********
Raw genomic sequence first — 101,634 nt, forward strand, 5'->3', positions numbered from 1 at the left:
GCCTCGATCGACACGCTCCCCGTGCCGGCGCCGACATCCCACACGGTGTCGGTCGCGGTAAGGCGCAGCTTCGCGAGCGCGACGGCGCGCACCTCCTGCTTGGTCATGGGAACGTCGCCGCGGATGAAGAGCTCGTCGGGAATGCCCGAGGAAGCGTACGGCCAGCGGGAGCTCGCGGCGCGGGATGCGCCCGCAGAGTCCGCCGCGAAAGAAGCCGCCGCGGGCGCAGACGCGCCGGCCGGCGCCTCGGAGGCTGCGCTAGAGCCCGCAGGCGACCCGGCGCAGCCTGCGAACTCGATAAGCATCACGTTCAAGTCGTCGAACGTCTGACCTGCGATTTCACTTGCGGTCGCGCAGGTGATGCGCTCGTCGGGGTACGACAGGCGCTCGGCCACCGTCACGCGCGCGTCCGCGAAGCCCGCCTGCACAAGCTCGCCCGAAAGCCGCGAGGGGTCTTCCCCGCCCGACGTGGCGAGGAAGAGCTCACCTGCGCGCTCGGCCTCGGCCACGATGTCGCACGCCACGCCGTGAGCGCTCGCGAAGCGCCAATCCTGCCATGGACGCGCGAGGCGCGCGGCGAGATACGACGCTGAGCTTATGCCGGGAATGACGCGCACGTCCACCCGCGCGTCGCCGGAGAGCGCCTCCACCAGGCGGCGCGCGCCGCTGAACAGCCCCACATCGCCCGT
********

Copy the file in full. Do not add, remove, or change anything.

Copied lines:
Raw genomic sequence first — 101,634 nt, forward strand, 5'->3', positions numbered from 1 at the left:
GCCTCGATCGACACGCTCCCCGTGCCGGCGCCGACATCCCACACGGTGTCGGTCGCGGTAAGGCGCAGCTTCGCGAGCGCGACGGCGCGCACCTCCTGCTTGGTCATGGGAACGTCGCCGCGGATGAAGAGCTCGTCGGGAATGCCCGAGGAAGCGTACGGCCAGCGGGAGCTCGCGGCGCGGGATGCGCCCGCAGAGTCCGCCGCGAAAGAAGCCGCCGCGGGCGCAGACGCGCCGGCCGGCGCCTCGGAGGCTGCGCTAGAGCCCGCAGGCGACCCGGCGCAGCCTGCGAACTCGATAAGCATCACGTTCAAGTCGTCGAACGTCTGACCTGCGATTTCACTTGCGGTCGCGCAGGTGATGCGCTCGTCGGGGTACGACAGGCGCTCGGCCACCGTCACGCGCGCGTCCGCGAAGCCCGCCTGCACAAGCTCGCCCGAAAGCCGCGAGGGGTCTTCCCCGCCCGACGTGGCGAGGAAGAGCTCACCTGCGCGCTCGGCCTCGGCCACGATGTCGCACGCCACGCCGTGAGCGCTCGCGAAGCGCCAATCCTGCCATGGACGCGCGAGGCGCGCGGCGAGATACGACGCTGAGCTTATGCCGGGAATGACGCGCACGTCCACCCGCGCGTCGCCGGAGAGCGCCTCCACCAGGCGGCGCGCGCCGCTGAACAGCCCCACATCGCCCGT